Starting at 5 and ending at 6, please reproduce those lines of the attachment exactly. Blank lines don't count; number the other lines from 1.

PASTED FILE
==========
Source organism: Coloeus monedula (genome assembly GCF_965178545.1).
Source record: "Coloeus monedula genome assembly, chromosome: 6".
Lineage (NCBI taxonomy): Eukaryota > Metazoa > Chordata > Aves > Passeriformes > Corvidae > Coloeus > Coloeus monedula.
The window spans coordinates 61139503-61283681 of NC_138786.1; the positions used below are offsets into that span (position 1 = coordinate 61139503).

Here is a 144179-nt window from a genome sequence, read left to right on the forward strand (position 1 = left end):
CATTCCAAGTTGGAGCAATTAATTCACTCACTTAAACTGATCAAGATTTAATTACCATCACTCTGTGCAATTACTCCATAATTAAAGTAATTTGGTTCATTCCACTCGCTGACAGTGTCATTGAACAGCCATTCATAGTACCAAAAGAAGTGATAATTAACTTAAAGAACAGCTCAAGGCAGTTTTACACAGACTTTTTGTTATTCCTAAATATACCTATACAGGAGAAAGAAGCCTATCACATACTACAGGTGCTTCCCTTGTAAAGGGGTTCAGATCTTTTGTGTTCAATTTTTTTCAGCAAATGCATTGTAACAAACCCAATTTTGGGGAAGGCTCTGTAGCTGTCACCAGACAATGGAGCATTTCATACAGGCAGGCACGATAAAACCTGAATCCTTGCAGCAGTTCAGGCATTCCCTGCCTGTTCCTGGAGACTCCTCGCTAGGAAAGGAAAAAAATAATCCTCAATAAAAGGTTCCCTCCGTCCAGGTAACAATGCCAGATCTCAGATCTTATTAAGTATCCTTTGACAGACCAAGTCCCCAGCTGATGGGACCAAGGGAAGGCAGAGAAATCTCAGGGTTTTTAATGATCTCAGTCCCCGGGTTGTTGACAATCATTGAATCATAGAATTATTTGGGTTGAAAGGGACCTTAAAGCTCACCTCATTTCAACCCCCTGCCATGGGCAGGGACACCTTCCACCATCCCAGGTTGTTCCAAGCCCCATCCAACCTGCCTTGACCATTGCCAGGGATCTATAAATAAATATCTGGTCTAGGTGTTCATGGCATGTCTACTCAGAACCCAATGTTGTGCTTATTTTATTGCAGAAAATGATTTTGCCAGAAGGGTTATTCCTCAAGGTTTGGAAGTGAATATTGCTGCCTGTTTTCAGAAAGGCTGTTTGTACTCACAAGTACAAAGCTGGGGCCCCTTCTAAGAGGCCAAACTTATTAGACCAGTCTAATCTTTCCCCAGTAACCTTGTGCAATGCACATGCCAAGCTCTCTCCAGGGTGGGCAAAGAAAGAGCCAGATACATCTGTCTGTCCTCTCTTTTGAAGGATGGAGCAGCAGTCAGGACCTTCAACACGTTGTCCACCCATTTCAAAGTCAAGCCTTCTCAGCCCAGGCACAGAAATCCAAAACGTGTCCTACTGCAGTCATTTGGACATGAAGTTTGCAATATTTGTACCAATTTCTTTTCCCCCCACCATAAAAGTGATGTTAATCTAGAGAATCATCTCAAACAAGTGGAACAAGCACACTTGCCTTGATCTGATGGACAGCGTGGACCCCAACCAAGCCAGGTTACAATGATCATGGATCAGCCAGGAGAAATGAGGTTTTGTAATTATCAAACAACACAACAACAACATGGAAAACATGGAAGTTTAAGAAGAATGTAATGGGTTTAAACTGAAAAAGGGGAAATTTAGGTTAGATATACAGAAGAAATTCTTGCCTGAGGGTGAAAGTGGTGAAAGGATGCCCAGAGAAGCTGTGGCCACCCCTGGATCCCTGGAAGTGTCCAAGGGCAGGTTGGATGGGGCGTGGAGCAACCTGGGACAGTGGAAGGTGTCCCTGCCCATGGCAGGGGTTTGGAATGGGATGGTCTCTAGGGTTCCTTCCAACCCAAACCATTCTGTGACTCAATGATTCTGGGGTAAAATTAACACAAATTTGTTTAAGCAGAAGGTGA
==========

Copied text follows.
Here is a 144179-nt window from a genome sequence, read left to right on the forward strand (position 1 = left end):
CATTCCAAGTTGGAGCAATTAATTCACTCACTTAAACTGATCAAGATTTAATTACCATCACTCTGTGCAATTACTCCATAATTAAAGTAATTTGGTTCATTCCACTCGCTGACAGTGTCATTGAACAGCCATTCATAGTACCAAAAGAAGTGATAATTAACTTAAAGAACAGCTCAAGGCAGTTTTACACAGACTTTTTGTTATTCCTAAATATACCTATACAGGAGAAAGAAGCCTATCACATACTACAGGTGCTTCCCTTGTAAAGGGGTTCAGATCTTTTGTGTTCAATTTTTTTCAGCAAATGCATTGTAACAAACCCAATTTTGGGGAAGGCTCTGTAGCTGTCACCAGACAATGGAGCATTTCATACAGGCAGGCACGATAAAACCTGAATCCTTGCAGCAGTTCAGGCATTCCCTGCCTGTTCCTGGAGACTCCTCGCTAGGAAAGGAAAAAAATAATCCTCAATAAAAGGTTCCCTCCGTCCAGGTAACAATGCCAGATCTCAGATCTTATTAAGTATCCTTTGACAGACCAAGTCCCCAGCTGATGGGACCAAGGGAAGGCAGAGAAATCTCAGGGTTTTTAATGATCTCAGTCCCCGGGTTGTTGACAATCATTGAATCATAGAATTATTTGGGTTGAAAGGGACCTTAAAGCTCACCTCATTTCAACCCCCTGCCATGGGCAGGGACACCTTCCACCATCCCAGGTTGTTCCAAGCCCCATCCAACCTGCCTTGACCATTGCCAGGGATCTATAAATAAATATCTGGTCTAGGTGTTCATGGCATGTCTACTCAGAACCCAATGTTGTGCTTATTTTATTGCAGAAAATGATTTTGCCAGAAGGGTTATTCCTCAAGGTTTGGAAGTGAATATTGCTGCCTGTTTTCAGAAAGGCTGTTTGTACTCACAAGTACAAAGCTGGGGCCCCTTCTAAGAGGCCAAACTTATTAGACCAGTCTAATCTTTCCCCAGTAACCTTGTGCAATGCACATGCCAAGCTCTCTCCAGGGTGGGCAAAGAAAGAGCCAGATACATCTGTCTGTCCTCTCTTTTGAAGGATGGAGCAGCAGTCAGGACCTTCAACACGTTGTCCACCCATTTCAAAGTCAAGCCTTCTCAGCCCAGGCACAGAAATCCAAAACGTGTCCTACTGCAGTCATTTGGACATGAAGTTTGCAATATTTGTACCAATTTCTTTTCCCCCCACCATAAAAGTGATGTTAATCTAGAGAATCATCTCAAACAAGTGGAACAAGCACACTTGCCTTGATCTGATGGACAGCGTGGACCCCAACCAAGCCAGGTTACAATGATCATGGATCAGCCAGGAGAAATGAGGTTTTGTAATTATCAAACAACACAACAACAACATGGAAAACATGGAAGTTTAAGAAGAATGTAATGGGTTTAAACTGAAAAAGGGGAAATTTAGGTTAGATATACAGAAGAAATTCTTGCCTGAGGGTGAAAGTGGTGAAAGGATGCCCAGAGAAGCTGTGGCCACCCCTGGATCCCTGGAAGTGTCCAAGGGCAGGTTGGATGGGGCGTGGAGCAACCTGGGACAGTGGAAGGTGTCCCTGCCCATGGCAGGGGTTTGGAATGGGATGGTCTCTAGGGTTCCTTCCAACCCAAACCATTCTGTGACTCAATGATTCTGGGGTAAAATTAACACAAATTTGTTTAAGCAGAAGGTGA